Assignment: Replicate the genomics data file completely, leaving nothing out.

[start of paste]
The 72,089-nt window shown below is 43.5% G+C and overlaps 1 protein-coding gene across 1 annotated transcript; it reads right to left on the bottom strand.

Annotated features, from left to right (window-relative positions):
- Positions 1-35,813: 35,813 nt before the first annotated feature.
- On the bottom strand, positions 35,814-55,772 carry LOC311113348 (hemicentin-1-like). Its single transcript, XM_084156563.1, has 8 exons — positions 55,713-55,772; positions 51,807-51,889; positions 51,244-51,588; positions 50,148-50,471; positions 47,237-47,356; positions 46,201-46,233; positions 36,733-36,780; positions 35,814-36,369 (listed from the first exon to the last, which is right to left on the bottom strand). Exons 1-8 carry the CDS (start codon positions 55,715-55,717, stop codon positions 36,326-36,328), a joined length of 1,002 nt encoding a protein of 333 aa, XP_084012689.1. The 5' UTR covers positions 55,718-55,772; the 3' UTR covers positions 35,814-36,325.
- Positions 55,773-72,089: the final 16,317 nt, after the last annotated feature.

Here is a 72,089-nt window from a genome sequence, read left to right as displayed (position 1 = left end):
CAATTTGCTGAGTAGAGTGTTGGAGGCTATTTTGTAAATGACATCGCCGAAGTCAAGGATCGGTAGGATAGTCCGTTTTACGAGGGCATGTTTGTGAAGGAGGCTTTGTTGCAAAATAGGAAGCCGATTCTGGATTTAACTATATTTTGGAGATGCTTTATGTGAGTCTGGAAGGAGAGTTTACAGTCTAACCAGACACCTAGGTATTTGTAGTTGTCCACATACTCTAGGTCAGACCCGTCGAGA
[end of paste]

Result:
The 72,089-nt window shown below is 43.5% G+C and overlaps 1 protein-coding gene across 1 annotated transcript; it reads right to left on the bottom strand.

Annotated features, from left to right (window-relative positions):
- Positions 1-35,813: 35,813 nt before the first annotated feature.
- On the bottom strand, positions 35,814-55,772 carry LOC311113348 (hemicentin-1-like). Its single transcript, XM_084156563.1, has 8 exons — positions 55,713-55,772; positions 51,807-51,889; positions 51,244-51,588; positions 50,148-50,471; positions 47,237-47,356; positions 46,201-46,233; positions 36,733-36,780; positions 35,814-36,369 (listed from the first exon to the last, which is right to left on the bottom strand). Exons 1-8 carry the CDS (start codon positions 55,715-55,717, stop codon positions 36,326-36,328), a joined length of 1,002 nt encoding a protein of 333 aa, XP_084012689.1. The 5' UTR covers positions 55,718-55,772; the 3' UTR covers positions 35,814-36,325.
- Positions 55,773-72,089: the final 16,317 nt, after the last annotated feature.

Here is a 72,089-nt window from a genome sequence, read left to right as displayed (position 1 = left end):
CAATTTGCTGAGTAGAGTGTTGGAGGCTATTTTGTAAATGACATCGCCGAAGTCAAGGATCGGTAGGATAGTCCGTTTTACGAGGGCATGTTTGTGAAGGAGGCTTTGTTGCAAAATAGGAAGCCGATTCTGGATTTAACTATATTTTGGAGATGCTTTATGTGAGTCTGGAAGGAGAGTTTACAGTCTAACCAGACACCTAGGTATTTGTAGTTGTCCACATACTCTAGGTCAGACCCGTCGAGA